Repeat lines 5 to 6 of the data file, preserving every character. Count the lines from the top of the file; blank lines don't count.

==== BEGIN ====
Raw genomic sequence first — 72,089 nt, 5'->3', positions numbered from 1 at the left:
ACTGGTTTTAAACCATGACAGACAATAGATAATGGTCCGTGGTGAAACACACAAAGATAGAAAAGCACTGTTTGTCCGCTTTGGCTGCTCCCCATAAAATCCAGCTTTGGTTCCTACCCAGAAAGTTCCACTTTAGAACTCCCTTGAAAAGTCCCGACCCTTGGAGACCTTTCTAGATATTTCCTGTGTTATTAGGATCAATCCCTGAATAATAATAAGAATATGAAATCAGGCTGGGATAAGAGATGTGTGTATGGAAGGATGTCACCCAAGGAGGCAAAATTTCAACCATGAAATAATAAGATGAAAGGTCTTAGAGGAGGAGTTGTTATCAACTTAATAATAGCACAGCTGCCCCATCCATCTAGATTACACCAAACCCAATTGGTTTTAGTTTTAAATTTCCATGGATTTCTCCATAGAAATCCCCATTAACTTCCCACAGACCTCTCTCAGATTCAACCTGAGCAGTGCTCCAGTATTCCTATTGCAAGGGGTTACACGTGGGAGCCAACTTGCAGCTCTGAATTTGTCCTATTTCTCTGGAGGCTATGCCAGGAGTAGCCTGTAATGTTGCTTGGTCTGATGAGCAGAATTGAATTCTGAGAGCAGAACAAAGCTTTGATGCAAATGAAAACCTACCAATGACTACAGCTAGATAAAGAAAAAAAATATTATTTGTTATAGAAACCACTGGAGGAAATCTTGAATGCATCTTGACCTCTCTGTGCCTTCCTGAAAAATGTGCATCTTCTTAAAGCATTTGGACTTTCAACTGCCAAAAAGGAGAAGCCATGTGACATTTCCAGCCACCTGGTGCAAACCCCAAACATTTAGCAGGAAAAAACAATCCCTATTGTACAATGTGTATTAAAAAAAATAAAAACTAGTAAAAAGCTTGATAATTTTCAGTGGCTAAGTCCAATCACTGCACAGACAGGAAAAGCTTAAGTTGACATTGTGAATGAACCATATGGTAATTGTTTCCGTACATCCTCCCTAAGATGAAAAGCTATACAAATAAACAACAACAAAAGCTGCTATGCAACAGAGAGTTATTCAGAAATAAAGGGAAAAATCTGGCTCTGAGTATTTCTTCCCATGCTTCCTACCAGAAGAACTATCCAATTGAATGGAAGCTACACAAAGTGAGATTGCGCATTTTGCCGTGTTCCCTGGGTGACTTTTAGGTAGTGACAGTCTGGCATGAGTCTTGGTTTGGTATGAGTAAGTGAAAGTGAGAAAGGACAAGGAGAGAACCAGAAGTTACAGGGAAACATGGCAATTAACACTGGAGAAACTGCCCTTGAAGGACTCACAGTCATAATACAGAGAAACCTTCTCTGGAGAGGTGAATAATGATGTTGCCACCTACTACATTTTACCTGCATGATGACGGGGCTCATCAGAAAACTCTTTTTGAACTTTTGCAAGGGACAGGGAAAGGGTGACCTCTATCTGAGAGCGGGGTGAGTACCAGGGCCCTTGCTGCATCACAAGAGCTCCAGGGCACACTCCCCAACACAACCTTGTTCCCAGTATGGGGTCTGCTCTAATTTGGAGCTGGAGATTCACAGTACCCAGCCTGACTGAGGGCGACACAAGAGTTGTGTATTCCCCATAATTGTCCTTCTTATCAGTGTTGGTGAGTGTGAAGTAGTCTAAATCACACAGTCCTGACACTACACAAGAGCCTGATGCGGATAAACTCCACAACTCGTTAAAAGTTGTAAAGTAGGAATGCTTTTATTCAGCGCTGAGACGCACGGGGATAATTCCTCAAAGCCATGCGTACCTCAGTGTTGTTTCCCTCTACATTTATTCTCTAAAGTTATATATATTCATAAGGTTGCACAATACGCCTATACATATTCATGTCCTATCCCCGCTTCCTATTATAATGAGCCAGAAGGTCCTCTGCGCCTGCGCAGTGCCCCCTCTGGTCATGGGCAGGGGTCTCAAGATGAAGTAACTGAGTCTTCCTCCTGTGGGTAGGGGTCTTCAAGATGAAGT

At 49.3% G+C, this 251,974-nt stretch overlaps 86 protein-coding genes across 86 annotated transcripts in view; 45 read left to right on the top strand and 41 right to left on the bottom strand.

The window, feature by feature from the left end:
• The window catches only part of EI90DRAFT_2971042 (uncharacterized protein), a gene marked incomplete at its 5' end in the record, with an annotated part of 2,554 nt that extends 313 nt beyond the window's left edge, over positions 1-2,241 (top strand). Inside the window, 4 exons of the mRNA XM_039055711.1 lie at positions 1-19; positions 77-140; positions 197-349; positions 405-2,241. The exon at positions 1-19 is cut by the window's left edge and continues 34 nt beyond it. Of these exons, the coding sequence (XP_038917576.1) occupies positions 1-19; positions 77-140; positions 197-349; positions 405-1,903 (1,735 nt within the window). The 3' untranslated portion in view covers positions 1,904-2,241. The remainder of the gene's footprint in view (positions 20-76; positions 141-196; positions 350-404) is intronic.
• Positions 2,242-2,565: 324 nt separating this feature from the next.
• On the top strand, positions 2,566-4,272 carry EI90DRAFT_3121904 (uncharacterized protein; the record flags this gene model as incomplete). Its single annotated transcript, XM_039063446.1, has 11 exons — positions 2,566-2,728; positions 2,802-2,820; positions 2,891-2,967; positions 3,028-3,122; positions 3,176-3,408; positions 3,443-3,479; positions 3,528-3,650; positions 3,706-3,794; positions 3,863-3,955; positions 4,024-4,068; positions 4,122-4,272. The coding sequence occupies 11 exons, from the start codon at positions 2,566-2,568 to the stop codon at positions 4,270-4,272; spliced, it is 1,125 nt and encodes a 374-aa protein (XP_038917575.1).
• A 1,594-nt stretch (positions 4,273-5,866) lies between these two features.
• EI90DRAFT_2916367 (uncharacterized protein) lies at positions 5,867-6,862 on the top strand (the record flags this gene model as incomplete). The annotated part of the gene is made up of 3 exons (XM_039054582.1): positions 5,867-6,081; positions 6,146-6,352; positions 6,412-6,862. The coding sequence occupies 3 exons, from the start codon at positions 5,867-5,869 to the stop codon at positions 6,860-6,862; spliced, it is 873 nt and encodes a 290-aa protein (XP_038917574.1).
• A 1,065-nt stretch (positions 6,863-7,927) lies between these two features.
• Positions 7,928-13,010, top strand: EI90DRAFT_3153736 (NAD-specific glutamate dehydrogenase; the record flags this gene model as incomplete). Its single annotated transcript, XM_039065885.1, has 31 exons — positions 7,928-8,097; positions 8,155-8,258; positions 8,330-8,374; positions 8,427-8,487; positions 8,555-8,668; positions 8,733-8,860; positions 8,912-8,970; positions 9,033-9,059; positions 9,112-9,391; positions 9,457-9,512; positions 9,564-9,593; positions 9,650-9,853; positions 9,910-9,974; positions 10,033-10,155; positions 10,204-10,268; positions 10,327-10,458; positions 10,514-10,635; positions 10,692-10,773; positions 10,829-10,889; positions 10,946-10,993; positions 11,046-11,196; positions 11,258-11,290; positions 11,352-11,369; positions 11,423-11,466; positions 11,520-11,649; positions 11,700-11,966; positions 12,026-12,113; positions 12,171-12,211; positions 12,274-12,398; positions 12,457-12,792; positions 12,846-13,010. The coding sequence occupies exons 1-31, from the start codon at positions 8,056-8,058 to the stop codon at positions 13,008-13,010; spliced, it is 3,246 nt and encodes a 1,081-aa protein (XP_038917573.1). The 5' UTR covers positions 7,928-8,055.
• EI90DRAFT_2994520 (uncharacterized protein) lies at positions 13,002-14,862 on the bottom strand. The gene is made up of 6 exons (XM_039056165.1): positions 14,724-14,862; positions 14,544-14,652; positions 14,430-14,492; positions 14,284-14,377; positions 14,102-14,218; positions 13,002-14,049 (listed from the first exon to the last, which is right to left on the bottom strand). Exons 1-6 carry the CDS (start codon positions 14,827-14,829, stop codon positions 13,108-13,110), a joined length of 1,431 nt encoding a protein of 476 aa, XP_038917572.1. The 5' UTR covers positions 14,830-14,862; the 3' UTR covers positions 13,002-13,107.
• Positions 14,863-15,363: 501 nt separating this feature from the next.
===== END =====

• The window catches only part of EI90DRAFT_2971042 (uncharacterized protein), a gene marked incomplete at its 5' end in the record, with an annotated part of 2,554 nt that extends 313 nt beyond the window's left edge, over positions 1-2,241 (top strand). Inside the window, 4 exons of the mRNA XM_039055711.1 lie at positions 1-19; positions 77-140; positions 197-349; positions 405-2,241. The exon at positions 1-19 is cut by the window's left edge and continues 34 nt beyond it. Of these exons, the coding sequence (XP_038917576.1) occupies positions 1-19; positions 77-140; positions 197-349; positions 405-1,903 (1,735 nt within the window). The 3' untranslated portion in view covers positions 1,904-2,241. The remainder of the gene's footprint in view (positions 20-76; positions 141-196; positions 350-404) is intronic.
• Positions 2,242-2,565: 324 nt separating this feature from the next.